We wish to express our gratitude to the Templeton Foundation, for their generous funding of part of the work reported here, and to M. Poole for his help with the neighborhood violence index used in Study 2. The term, The Troubles is now widely understood to refer to contemporary problems in Northern Ireland; it has, in fact, been used to refer to unrest in Ireland since at least 1880, and James Joyce's Ulysses (published in 1922) refers to “Times of the troubles” (Oxford English Dictionary).
Intergroup Contact, Forgiveness, and Experience of “The Troubles” in Northern Ireland
Article first published online: 14 FEB 2006
Journal of Social Issues
Volume 62, Issue 1, pages 99–120, March 2006
How to Cite
Hewstone, M., Cairns, E., Voci, A., Hamberger, J. and Niens, U. (2006), Intergroup Contact, Forgiveness, and Experience of “The Troubles” in Northern Ireland. Journal of Social Issues, 62: 99–120. doi: 10.1111/j.1540-4560.2006.00441.x
- Issue published online: 14 FEB 2006
- Article first published online: 14 FEB 2006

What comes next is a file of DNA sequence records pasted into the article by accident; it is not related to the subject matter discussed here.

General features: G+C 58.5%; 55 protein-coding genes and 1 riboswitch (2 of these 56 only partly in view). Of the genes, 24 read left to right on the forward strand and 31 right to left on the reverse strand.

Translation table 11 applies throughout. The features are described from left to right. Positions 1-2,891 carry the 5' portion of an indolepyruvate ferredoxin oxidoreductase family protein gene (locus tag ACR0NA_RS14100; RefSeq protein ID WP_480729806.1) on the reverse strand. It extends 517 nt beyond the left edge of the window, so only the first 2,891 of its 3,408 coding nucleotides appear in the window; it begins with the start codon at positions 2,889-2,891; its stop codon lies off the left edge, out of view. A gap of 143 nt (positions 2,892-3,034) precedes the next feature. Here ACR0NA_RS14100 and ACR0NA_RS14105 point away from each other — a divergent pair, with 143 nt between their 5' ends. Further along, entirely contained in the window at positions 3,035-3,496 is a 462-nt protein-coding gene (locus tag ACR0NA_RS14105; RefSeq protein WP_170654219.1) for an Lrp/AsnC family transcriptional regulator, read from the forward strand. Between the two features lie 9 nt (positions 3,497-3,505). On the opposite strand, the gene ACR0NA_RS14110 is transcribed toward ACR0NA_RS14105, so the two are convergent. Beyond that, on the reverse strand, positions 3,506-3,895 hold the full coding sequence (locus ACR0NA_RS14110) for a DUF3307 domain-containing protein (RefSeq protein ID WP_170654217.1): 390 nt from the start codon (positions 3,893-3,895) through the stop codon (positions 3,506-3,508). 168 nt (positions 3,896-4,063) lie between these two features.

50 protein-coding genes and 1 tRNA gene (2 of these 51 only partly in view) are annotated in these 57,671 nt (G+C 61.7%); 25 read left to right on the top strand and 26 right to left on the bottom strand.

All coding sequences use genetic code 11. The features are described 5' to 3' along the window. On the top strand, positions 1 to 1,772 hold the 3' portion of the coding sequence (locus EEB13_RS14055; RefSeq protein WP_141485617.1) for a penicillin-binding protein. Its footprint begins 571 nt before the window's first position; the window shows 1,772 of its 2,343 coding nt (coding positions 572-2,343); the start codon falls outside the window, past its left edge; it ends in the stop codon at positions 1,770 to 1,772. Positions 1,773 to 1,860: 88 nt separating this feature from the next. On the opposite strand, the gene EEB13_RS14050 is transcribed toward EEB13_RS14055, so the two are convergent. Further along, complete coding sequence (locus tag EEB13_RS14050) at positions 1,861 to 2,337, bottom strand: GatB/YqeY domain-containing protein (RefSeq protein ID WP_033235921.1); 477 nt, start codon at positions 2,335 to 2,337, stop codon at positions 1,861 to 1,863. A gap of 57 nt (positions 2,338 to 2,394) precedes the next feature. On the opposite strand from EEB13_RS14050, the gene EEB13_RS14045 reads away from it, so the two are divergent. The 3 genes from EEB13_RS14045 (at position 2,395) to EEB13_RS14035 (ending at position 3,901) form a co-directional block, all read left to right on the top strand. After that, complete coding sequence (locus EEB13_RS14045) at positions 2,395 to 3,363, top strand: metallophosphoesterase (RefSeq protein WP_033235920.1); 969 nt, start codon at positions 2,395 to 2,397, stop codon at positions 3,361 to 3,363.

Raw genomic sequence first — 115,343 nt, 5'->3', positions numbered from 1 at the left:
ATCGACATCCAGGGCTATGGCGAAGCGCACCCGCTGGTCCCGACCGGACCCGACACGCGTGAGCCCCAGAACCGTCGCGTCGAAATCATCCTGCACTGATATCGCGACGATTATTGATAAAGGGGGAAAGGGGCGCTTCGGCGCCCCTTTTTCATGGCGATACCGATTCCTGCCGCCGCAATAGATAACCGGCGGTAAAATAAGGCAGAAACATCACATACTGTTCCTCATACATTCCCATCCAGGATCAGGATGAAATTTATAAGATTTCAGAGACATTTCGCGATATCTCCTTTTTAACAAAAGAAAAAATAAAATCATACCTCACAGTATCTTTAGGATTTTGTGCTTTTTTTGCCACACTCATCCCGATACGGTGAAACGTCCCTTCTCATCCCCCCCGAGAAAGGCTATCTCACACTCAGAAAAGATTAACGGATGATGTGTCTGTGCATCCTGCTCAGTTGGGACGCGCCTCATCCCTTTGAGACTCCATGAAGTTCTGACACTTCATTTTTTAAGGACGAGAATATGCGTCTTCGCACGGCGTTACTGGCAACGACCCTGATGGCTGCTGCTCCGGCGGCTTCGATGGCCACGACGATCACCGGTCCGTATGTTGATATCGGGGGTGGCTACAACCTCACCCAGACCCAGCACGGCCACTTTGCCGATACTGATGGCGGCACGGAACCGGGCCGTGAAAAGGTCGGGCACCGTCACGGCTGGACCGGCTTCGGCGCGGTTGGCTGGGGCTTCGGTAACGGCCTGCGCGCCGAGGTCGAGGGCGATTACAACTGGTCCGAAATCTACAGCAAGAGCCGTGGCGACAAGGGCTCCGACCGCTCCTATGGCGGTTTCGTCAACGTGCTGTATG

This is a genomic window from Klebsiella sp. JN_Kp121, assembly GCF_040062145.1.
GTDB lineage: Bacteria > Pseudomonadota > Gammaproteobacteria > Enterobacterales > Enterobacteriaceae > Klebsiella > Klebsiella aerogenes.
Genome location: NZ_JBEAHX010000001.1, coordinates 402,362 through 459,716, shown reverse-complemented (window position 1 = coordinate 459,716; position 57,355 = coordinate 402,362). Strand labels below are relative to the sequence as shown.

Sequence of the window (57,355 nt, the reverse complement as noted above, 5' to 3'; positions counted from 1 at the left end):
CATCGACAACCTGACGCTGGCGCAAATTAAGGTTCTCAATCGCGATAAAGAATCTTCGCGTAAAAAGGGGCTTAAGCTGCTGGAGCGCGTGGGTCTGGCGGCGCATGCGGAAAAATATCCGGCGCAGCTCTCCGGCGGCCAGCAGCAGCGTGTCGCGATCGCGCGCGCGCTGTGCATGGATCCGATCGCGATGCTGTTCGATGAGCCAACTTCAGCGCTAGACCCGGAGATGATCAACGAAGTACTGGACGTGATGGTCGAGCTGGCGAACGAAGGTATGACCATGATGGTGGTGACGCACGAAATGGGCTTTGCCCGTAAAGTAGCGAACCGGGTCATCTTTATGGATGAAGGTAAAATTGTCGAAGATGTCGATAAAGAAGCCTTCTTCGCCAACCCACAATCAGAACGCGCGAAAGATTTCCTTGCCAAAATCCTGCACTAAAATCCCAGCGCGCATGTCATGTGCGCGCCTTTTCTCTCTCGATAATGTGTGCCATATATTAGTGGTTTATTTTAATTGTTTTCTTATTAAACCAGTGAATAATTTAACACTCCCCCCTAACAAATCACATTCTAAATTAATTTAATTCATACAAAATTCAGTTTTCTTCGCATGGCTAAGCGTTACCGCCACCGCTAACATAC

Two studies used random sample surveys to test the “contact hypothesis” on intergroup attitudes of Catholics and Protestants in Northern Ireland. In Study 1, archival data from two different surveys in 1989 (N = 310 Catholics, 422 Protestants) and 1991 (N = 319 Catholics, 478 Protestants) showed that contact was positively related to attitudes toward denominational mixing. Study 2 (N = 391 Catholics, 647 Protestants) explored predictors of intergroup forgiveness, and also showed that intergroup contact was positively related to outgroup attitudes, perspective-taking, and trust (even among those who had a worse experience of sectarian conflict). These studies indicate that research in peace psychology can provide a deeper understanding of the conflict in Northern Ireland and, in due course, contribute to its resolution.